• Of opinion OP wanted to keep edge length. If that was half circle being collapsed to diameter, the semi circle would have length pi * r whereas the diameter is 2 * r. Commented Mar 5, 2021 at 16:14
• @batFINGER, YEP, well said. But thank you for posting @MarkusvonBroady! Commented Mar 5, 2021 at 16:18
• @batFINGER ah, indeed, I intended to ask if that's the case but forgot and assumed he was imprecise and intended to keep the proportions. I'll update the code in a moment. Commented Mar 5, 2021 at 16:18
• still worth a UV. Makes sense to use two end points to get alignment. Easy enough to scale later. Commented Mar 5, 2021 at 16:23
• Requires an active vert. Edit mode vert select mode, see in screenshot the lighter top vert is active. Commented Mar 5, 2021 at 16:42

After long hours, here's an answer to my OWN question, thanks to comments from @Jachym Michal and @batFINGER.

import bpy
import math

def rotatePoint(centerPoint,point,angle):
"""Rotates a point around another centerPoint. Angle is in degrees.
Rotation is counter-clockwise"""
temp_point = point[0]-centerPoint[0] , point[1]-centerPoint[1]
temp_point = ( temp_point[0]*math.cos(angle)-temp_point[1]*math.sin(angle) , temp_point[0]*math.sin(angle)+temp_point[1]*math.cos(angle))
temp_point = temp_point[0]+centerPoint[0] , temp_point[1]+centerPoint[1]
return temp_point

def crossProduct(a, b):
c = [a[1]*b[2] - a[2]*b[1],
a[2]*b[0] - a[0]*b[2],
a[0]*b[1] - a[1]*b[0]]

return c

def dotProduct(a, b):
c = a[0]*b[0] + a[1]*b[1]+ a[2]*b[2]
return c

cyl = bpy.context.object
if cyl:
flt = cyl.copy()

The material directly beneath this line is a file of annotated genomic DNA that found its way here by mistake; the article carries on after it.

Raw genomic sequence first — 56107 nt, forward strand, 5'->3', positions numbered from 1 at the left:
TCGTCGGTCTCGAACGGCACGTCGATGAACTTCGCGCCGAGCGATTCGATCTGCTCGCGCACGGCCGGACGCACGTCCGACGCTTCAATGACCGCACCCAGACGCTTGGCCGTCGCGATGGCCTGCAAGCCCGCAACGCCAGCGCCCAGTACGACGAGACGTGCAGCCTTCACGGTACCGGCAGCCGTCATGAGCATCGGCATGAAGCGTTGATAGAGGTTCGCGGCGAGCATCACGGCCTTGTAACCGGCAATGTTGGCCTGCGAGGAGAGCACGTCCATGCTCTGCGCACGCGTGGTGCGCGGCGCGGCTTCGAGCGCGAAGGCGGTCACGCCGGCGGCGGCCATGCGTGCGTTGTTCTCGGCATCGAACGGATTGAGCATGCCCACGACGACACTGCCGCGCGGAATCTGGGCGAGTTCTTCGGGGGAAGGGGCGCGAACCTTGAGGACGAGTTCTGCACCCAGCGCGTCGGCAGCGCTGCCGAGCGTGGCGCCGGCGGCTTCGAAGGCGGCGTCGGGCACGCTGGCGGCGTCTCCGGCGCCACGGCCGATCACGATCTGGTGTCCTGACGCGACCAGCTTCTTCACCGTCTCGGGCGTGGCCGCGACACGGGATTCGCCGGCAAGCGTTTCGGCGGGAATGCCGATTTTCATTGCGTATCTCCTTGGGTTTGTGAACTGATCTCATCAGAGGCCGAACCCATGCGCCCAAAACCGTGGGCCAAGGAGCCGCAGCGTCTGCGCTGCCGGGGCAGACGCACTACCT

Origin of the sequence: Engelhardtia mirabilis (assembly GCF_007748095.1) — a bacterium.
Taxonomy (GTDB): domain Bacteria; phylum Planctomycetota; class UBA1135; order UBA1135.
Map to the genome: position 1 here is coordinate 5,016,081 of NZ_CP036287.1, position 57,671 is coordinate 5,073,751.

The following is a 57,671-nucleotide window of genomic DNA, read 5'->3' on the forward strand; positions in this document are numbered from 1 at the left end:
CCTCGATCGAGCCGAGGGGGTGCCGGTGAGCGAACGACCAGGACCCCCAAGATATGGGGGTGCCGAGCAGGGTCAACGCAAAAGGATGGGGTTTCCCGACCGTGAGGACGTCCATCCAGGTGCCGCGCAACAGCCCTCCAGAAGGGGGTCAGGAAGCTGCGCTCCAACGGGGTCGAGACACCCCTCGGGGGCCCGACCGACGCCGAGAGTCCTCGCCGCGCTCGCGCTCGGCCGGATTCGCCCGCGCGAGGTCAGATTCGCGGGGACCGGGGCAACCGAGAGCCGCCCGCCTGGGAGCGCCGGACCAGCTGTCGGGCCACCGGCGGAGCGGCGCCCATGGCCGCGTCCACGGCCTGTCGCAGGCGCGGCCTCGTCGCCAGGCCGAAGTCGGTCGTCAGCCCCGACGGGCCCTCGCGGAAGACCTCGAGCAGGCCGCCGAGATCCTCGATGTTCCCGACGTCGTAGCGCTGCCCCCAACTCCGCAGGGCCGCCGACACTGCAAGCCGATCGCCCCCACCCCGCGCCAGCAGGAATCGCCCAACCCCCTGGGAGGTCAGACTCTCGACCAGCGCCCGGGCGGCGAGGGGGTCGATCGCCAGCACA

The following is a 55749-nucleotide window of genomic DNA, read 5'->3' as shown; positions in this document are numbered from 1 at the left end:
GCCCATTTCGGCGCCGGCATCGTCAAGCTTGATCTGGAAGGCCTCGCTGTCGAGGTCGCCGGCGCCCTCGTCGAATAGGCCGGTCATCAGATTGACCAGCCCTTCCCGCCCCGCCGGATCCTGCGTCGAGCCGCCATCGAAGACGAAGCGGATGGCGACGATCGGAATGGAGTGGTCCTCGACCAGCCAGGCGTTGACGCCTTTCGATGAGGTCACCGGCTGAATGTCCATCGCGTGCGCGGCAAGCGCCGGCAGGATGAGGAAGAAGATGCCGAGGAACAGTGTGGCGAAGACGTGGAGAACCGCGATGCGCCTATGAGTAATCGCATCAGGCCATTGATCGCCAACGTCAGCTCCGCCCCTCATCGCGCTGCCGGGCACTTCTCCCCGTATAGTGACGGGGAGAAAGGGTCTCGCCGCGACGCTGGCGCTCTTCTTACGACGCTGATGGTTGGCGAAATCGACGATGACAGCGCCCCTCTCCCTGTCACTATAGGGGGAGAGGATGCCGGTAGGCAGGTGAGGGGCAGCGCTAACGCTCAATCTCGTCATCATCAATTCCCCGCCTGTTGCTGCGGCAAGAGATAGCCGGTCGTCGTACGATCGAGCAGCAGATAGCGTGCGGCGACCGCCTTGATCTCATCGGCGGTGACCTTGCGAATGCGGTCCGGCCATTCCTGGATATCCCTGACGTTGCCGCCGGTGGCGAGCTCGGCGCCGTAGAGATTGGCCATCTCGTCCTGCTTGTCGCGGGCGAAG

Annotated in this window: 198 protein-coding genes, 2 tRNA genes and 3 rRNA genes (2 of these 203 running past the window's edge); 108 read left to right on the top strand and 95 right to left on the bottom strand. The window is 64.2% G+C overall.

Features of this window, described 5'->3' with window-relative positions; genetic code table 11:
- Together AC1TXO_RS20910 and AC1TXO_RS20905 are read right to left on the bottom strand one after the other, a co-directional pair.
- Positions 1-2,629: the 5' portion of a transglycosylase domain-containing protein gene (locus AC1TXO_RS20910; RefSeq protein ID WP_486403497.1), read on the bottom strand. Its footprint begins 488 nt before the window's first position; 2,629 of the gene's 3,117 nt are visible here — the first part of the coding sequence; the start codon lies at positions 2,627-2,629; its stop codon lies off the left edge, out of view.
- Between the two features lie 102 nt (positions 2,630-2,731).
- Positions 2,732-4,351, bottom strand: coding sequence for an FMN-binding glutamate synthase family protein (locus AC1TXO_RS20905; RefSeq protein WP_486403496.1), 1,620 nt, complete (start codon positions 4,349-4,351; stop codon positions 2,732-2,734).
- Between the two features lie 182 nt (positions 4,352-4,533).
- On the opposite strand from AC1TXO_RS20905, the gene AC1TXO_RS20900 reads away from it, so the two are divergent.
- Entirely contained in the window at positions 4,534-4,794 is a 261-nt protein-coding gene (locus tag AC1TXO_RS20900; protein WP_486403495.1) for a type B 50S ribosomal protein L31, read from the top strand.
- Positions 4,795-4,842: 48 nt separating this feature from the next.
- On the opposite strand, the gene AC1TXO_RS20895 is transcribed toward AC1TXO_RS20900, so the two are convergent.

me = flt.data.copy()
flt.data = me

assert(len(me.vertices) >= 3)

verts = me.vertices
Nvert = len(me.vertices)
print('Nvert=', Nvert)

nVertRots = 0

for n in range(Nvert - 1, 1, -1):
print('Vertex:',n)
v1 = verts[n - 1].co - verts[n - 2].co

v2 = verts[n].co - verts[n-1].co

v1mag = math.sqrt(v1.x * v1.x + v1.y * v1.y + v1.z * v1.z)

v1norm = [v1.x/v1mag , v1.y/v1mag , v1.z/v1mag]

v2mag = math.sqrt(v2.x * v2.x + v2.y * v2.y + v2.z * v2.z)

v2norm = [v2.x/v2mag , v2.y/v2mag , v2.z/v2mag]

res = v1norm[0] * v2norm[0] + v1norm[1] * v2norm[1] + v1norm[2] * v2norm[2]

angle = math.acos(res)

cross = crossProduct(v1norm, v2norm)
sign = dotProduct([0,0,1], cross)
if sign < 0:
angle = -angle

print('Angle(1,2):', angle)

nVertRots += 1
for m in range(n, Nvert, +1):
v2rot = rotatePoint([verts[n - 1].co.x, verts[n - 1].co.y],[verts[m].co.x, verts[m].co.y], -angle)
verts[m].co = (v2rot[0], v2rot[1], verts[0].co.z)

print('nVertRots:',nVertRots)
if nVertRots > 0:


• A heads up that vectors in blender eg v = ob.location have vector operations built in... eg v.dot((1, 1, 0)) and v.length and v.cross(v) and v.normalized() etc. Commented Mar 5, 2021 at 15:31
• @batFINGER thanks. I was in a hurry. Hopefully somebody will put it into an add-on (fingers crossed). Commented Mar 5, 2021 at 15:59

Scriptless solution

Go to Edit -> Preferences... Add-ons, and enable MeasureIt and LoopTools

Now select a path that interests you, press N for Numbers Panel, click on View tab, then expand MeasureIt panel at the bottom. Choose a Sum group and click on Segment button:

Then scroll down to the Totals section to see the total length:

You can scroll back up to Items section to change the precision if needed:

Right-click your mesh, and from LoopTools choose Gstretch: